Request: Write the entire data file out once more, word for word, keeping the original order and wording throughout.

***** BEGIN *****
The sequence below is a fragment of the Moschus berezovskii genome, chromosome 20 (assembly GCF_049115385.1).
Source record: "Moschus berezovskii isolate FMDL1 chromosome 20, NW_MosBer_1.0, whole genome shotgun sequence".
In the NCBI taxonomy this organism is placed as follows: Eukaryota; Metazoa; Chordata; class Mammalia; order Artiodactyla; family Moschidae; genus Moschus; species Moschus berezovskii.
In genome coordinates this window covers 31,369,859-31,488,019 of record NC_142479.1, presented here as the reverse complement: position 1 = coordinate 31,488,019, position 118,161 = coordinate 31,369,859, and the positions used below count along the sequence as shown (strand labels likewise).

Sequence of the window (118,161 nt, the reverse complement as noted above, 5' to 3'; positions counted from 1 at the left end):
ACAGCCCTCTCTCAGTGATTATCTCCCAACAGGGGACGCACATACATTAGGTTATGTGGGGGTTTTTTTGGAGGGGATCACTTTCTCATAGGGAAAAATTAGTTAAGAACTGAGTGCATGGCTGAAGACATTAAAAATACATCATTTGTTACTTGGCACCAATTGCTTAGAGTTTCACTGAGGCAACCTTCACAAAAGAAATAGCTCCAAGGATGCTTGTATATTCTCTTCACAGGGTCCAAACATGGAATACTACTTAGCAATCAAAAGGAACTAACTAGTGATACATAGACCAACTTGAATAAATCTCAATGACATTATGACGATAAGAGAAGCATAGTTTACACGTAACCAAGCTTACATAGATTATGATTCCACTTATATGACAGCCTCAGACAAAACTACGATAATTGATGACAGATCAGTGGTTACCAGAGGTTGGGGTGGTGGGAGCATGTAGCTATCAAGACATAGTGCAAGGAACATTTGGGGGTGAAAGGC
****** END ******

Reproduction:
The sequence below is a fragment of the Moschus berezovskii genome, chromosome 20 (assembly GCF_049115385.1).
Source record: "Moschus berezovskii isolate FMDL1 chromosome 20, NW_MosBer_1.0, whole genome shotgun sequence".
In the NCBI taxonomy this organism is placed as follows: Eukaryota; Metazoa; Chordata; class Mammalia; order Artiodactyla; family Moschidae; genus Moschus; species Moschus berezovskii.
In genome coordinates this window covers 31,369,859-31,488,019 of record NC_142479.1, presented here as the reverse complement: position 1 = coordinate 31,488,019, position 118,161 = coordinate 31,369,859, and the positions used below count along the sequence as shown (strand labels likewise).

Sequence of the window (118,161 nt, the reverse complement as noted above, 5' to 3'; positions counted from 1 at the left end):
ACAGCCCTCTCTCAGTGATTATCTCCCAACAGGGGACGCACATACATTAGGTTATGTGGGGGTTTTTTTGGAGGGGATCACTTTCTCATAGGGAAAAATTAGTTAAGAACTGAGTGCATGGCTGAAGACATTAAAAATACATCATTTGTTACTTGGCACCAATTGCTTAGAGTTTCACTGAGGCAACCTTCACAAAAGAAATAGCTCCAAGGATGCTTGTATATTCTCTTCACAGGGTCCAAACATGGAATACTACTTAGCAATCAAAAGGAACTAACTAGTGATACATAGACCAACTTGAATAAATCTCAATGACATTATGACGATAAGAGAAGCATAGTTTACACGTAACCAAGCTTACATAGATTATGATTCCACTTATATGACAGCCTCAGACAAAACTACGATAATTGATGACAGATCAGTGGTTACCAGAGGTTGGGGTGGTGGGAGCATGTAGCTATCAAGACATAGTGCAAGGAACATTTGGGGGTGAAAGGC